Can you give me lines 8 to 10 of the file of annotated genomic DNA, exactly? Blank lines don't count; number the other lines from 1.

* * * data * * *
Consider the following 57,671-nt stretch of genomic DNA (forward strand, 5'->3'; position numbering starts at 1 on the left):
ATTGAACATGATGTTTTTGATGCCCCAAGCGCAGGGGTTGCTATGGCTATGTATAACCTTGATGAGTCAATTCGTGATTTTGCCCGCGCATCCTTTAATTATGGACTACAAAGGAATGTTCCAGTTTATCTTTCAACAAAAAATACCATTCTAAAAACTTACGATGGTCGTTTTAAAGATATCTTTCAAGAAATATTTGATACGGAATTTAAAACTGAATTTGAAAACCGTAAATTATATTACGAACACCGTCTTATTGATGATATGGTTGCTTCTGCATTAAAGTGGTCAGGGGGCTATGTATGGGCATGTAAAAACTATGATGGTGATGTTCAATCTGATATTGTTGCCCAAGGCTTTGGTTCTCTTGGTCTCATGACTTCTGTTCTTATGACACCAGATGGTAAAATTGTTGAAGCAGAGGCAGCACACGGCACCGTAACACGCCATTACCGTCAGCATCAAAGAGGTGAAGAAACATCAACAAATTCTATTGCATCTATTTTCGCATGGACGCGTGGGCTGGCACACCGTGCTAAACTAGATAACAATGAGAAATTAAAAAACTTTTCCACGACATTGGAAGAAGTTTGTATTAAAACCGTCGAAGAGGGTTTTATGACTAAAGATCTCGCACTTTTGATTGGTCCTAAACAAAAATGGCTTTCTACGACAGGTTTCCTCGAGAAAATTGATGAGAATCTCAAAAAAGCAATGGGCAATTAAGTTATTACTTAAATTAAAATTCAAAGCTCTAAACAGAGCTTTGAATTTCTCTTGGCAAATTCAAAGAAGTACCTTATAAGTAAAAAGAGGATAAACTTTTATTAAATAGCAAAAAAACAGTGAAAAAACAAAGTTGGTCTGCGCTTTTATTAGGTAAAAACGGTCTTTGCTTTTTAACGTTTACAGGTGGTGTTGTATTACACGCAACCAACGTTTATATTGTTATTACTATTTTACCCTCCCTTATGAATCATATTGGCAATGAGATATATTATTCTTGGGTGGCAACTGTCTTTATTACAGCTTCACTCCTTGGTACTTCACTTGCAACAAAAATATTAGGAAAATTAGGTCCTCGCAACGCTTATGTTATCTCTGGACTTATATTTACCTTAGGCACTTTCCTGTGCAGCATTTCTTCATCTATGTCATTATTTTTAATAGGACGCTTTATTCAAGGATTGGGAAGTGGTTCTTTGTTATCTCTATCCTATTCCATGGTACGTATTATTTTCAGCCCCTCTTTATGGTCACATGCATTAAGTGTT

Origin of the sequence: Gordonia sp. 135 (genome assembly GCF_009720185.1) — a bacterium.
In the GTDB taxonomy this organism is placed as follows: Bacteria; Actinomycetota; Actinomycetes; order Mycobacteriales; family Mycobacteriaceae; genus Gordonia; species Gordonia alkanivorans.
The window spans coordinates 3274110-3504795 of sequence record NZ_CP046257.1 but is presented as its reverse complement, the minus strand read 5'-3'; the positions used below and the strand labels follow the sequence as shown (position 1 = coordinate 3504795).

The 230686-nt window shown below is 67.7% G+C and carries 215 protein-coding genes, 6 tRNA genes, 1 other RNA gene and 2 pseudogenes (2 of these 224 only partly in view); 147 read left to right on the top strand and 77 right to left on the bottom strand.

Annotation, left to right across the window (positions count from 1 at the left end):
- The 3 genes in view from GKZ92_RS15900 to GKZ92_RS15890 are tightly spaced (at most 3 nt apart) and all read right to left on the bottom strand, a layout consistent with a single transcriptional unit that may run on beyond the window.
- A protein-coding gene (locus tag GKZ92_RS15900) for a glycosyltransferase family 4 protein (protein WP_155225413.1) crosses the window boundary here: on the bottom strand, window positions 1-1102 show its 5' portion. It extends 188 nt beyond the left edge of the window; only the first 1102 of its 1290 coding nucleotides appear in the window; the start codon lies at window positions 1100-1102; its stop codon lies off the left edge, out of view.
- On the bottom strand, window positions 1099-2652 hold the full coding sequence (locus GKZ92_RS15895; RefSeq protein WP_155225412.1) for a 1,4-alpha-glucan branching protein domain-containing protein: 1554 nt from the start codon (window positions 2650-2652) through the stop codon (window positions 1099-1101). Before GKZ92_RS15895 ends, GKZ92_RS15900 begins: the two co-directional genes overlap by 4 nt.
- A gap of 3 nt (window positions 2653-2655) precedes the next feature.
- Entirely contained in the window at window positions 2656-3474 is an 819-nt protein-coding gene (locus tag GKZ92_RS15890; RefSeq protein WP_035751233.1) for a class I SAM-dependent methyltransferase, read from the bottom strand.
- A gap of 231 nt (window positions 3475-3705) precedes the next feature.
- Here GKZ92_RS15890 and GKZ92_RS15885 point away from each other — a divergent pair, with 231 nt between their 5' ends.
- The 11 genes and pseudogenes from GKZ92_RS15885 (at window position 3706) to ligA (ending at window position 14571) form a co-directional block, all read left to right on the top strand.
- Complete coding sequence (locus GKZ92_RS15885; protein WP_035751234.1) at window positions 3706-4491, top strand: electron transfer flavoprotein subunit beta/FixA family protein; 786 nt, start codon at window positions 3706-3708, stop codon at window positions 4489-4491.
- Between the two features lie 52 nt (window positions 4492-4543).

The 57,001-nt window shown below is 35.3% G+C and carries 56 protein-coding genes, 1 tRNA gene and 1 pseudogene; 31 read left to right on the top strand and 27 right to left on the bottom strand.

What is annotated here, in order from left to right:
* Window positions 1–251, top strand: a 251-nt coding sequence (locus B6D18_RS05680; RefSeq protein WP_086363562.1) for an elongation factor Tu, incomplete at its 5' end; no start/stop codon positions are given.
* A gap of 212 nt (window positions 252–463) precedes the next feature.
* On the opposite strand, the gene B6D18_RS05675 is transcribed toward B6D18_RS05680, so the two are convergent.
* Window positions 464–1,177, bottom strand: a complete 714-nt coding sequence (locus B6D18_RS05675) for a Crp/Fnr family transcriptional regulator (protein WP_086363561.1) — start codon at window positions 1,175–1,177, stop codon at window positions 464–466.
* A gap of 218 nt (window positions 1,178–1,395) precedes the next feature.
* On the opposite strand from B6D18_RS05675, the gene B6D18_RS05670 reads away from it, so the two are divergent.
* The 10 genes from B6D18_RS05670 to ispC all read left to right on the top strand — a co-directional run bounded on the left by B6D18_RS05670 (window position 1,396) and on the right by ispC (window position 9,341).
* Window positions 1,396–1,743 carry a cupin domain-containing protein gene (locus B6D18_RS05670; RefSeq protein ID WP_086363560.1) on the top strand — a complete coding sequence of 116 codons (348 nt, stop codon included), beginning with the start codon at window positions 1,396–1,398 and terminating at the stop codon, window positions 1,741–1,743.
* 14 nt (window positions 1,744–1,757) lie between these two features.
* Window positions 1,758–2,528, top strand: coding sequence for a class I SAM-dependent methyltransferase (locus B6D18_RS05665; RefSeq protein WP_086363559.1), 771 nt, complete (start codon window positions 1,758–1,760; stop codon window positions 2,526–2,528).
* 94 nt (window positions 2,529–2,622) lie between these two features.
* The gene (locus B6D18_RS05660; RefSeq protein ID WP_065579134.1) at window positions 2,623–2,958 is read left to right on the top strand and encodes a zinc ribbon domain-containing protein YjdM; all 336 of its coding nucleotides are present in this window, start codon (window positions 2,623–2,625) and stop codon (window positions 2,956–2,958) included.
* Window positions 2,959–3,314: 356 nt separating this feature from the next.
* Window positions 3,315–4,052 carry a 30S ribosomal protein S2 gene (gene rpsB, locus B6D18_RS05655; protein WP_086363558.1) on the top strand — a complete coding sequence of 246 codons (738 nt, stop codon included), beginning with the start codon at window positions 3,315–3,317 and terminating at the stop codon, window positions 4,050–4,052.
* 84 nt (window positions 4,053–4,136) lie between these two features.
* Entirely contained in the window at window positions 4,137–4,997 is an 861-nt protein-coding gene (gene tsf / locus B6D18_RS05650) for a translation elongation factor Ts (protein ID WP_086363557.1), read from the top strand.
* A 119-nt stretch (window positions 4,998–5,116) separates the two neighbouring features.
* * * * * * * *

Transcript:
- The 3 genes in view from GKZ92_RS15900 to GKZ92_RS15890 are tightly spaced (at most 3 nt apart) and all read right to left on the bottom strand, a layout consistent with a single transcriptional unit that may run on beyond the window.
- A protein-coding gene (locus tag GKZ92_RS15900) for a glycosyltransferase family 4 protein (protein WP_155225413.1) crosses the window boundary here: on the bottom strand, window positions 1-1102 show its 5' portion. It extends 188 nt beyond the left edge of the window; only the first 1102 of its 1290 coding nucleotides appear in the window; the start codon lies at window positions 1100-1102; its stop codon lies off the left edge, out of view.
- On the bottom strand, window positions 1099-2652 hold the full coding sequence (locus GKZ92_RS15895; RefSeq protein WP_155225412.1) for a 1,4-alpha-glucan branching protein domain-containing protein: 1554 nt from the start codon (window positions 2650-2652) through the stop codon (window positions 1099-1101). Before GKZ92_RS15895 ends, GKZ92_RS15900 begins: the two co-directional genes overlap by 4 nt.